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Digging for DNS answers on Linux

Dig is a powerful and flexible tool for interrogating DNS name servers. It performs DNS lookups and displays the answers that are returned from the name servers that were involved in the process along with details related to the search. System and DNS administrators often use dig to help troubleshoot DNS problems. In this post, we’ll take a deep dive into how it works and see what it can tell us.

To get started, it’s helpful to have a good mental image of how DNS or domain name system works. It’s a critical part of the global Internet because it provides a way to look up and, thereby, connect with servers around the world. You can think of it as the Internet’s address book and any system that is properly connected to the Internet should be able to use it to look up the IP address of any properly registered server.

Getting started with dig

The dig tool is generally installed on Linux systems by default. Here’s an example of a dig command with a little annotation:

$ dig

; <<>> DiG 9.16.1-Ubuntu <<>> <== version of dig you’re using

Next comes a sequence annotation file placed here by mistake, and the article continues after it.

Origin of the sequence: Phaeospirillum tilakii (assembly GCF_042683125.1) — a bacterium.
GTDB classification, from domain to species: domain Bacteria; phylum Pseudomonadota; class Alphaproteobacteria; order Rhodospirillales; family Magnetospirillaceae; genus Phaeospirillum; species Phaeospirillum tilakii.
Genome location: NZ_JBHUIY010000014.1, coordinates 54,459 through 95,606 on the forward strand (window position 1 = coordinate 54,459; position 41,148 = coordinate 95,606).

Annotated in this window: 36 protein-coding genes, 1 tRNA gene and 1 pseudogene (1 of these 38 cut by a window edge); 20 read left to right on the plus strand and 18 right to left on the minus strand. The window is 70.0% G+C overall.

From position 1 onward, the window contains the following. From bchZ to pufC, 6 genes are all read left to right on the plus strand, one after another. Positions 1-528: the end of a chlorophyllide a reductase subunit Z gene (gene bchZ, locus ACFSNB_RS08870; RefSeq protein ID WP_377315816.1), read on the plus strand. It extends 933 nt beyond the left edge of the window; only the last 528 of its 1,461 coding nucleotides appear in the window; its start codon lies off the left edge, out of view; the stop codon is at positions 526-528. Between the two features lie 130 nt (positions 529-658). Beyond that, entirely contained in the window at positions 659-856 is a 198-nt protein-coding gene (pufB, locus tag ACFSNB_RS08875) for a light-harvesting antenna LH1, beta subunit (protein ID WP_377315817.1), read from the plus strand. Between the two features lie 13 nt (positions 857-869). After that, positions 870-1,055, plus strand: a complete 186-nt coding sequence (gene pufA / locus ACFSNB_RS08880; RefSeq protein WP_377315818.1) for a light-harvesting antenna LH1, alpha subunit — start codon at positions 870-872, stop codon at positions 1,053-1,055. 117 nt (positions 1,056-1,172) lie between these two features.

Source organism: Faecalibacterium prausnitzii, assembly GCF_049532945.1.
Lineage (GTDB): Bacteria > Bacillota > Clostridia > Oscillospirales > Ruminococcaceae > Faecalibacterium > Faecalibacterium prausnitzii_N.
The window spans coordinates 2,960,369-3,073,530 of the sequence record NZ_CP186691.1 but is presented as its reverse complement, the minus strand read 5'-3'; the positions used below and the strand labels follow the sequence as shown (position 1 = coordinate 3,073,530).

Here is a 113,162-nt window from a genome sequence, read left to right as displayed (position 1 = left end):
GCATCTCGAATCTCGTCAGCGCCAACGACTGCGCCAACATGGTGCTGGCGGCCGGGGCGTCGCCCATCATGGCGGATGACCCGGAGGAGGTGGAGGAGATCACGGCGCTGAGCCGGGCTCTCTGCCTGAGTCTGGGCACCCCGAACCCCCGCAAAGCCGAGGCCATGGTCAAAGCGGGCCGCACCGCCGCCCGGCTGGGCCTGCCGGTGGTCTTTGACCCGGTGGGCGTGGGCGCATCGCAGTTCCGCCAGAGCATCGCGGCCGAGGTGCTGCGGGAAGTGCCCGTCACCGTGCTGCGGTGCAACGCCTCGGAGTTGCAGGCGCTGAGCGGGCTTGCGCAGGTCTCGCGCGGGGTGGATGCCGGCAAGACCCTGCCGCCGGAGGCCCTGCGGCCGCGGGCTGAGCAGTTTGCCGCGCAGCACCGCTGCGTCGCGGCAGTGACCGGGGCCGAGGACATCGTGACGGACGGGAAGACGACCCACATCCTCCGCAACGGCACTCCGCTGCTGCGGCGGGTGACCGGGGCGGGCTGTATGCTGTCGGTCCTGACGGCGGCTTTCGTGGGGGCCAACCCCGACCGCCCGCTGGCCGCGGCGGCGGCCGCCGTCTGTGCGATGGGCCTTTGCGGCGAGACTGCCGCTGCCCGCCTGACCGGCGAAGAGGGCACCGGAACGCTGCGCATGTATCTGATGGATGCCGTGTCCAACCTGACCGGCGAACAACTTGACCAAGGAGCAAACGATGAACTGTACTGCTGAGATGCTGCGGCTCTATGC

;; global options: +cmd
;; Got answer:
;; ->>HEADER<<- opcode: QUERY, status: NOERROR, id: 6034
;; flags: qr rd ra; QUERY: 1, ANSWER: 2, AUTHORITY: 0, ADDITIONAL: 1

; EDNS: version: 0, flags:; udp: 65494
;; QUESTION SECTION:				<== details on your query
;          IN      A	

;; ANSWER SECTION:				<== results   3568    IN      CNAME     30      IN      A

;; Query time: 36 msec				<== query time
;; SERVER:		<== local caching resolver
;; WHEN: Fri Jul 24 19:11:42 EDT 2020           <== date and time of inquiry
;; MSG SIZE  rcvd: 97                           <== bytes returned

If you get a response like this, is it good news?  The short answer is “yes”. You got a reply in a timely manner. The status field (status: NOERROR) shows there were no problems. You’re connecting to a name server that is able to supply the requested information and getting a reply that tells you some important details about the system you’re inquiring about. In short, you’ve verified that your system and the domain name system are getting along just fine.

Other possible status indicators include:

SERVFAIL – The name that was queried exists, but no data is available or available data is invalid.

Copyright © 2020 IDG Communications, Inc.

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